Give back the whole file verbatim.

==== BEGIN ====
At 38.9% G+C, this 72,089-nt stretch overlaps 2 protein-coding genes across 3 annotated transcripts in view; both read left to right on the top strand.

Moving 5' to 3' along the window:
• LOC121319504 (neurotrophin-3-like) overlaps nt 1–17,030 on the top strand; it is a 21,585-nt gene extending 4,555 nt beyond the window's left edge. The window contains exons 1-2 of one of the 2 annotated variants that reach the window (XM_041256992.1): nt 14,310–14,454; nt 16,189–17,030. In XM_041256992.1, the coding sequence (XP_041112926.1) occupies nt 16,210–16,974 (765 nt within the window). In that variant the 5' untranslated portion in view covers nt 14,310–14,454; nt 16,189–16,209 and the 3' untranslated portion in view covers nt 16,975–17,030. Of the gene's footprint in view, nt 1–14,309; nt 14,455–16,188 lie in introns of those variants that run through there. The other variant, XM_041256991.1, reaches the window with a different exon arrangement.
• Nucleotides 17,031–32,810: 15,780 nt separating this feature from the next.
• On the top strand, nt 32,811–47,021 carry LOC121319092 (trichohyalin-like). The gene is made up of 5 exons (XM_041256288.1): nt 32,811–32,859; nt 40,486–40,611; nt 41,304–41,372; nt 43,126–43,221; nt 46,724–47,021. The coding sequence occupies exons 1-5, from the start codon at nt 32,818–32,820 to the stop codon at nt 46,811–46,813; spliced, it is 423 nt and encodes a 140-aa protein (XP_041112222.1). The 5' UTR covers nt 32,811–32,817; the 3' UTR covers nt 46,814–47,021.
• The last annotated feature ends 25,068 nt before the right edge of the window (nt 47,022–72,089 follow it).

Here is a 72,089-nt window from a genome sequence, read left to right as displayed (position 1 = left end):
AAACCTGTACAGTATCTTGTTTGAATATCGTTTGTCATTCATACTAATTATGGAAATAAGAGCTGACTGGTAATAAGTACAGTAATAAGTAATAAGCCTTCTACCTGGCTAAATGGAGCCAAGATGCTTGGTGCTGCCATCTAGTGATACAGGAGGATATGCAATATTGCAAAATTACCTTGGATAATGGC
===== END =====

At 38.9% G+C, this 72,089-nt stretch overlaps 2 protein-coding genes across 3 annotated transcripts in view; both read left to right on the top strand.

Moving 5' to 3' along the window:
• LOC121319504 (neurotrophin-3-like) overlaps nt 1–17,030 on the top strand; it is a 21,585-nt gene extending 4,555 nt beyond the window's left edge. The window contains exons 1-2 of one of the 2 annotated variants that reach the window (XM_041256992.1): nt 14,310–14,454; nt 16,189–17,030. In XM_041256992.1, the coding sequence (XP_041112926.1) occupies nt 16,210–16,974 (765 nt within the window). In that variant the 5' untranslated portion in view covers nt 14,310–14,454; nt 16,189–16,209 and the 3' untranslated portion in view covers nt 16,975–17,030. Of the gene's footprint in view, nt 1–14,309; nt 14,455–16,188 lie in introns of those variants that run through there. The other variant, XM_041256991.1, reaches the window with a different exon arrangement.
• Nucleotides 17,031–32,810: 15,780 nt separating this feature from the next.
• On the top strand, nt 32,811–47,021 carry LOC121319092 (trichohyalin-like). The gene is made up of 5 exons (XM_041256288.1): nt 32,811–32,859; nt 40,486–40,611; nt 41,304–41,372; nt 43,126–43,221; nt 46,724–47,021. The coding sequence occupies exons 1-5, from the start codon at nt 32,818–32,820 to the stop codon at nt 46,811–46,813; spliced, it is 423 nt and encodes a 140-aa protein (XP_041112222.1). The 5' UTR covers nt 32,811–32,817; the 3' UTR covers nt 46,814–47,021.
• The last annotated feature ends 25,068 nt before the right edge of the window (nt 47,022–72,089 follow it).

Here is a 72,089-nt window from a genome sequence, read left to right as displayed (position 1 = left end):
AAACCTGTACAGTATCTTGTTTGAATATCGTTTGTCATTCATACTAATTATGGAAATAAGAGCTGACTGGTAATAAGTACAGTAATAAGTAATAAGCCTTCTACCTGGCTAAATGGAGCCAAGATGCTTGGTGCTGCCATCTAGTGATACAGGAGGATATGCAATATTGCAAAATTACCTTGGATAATGGC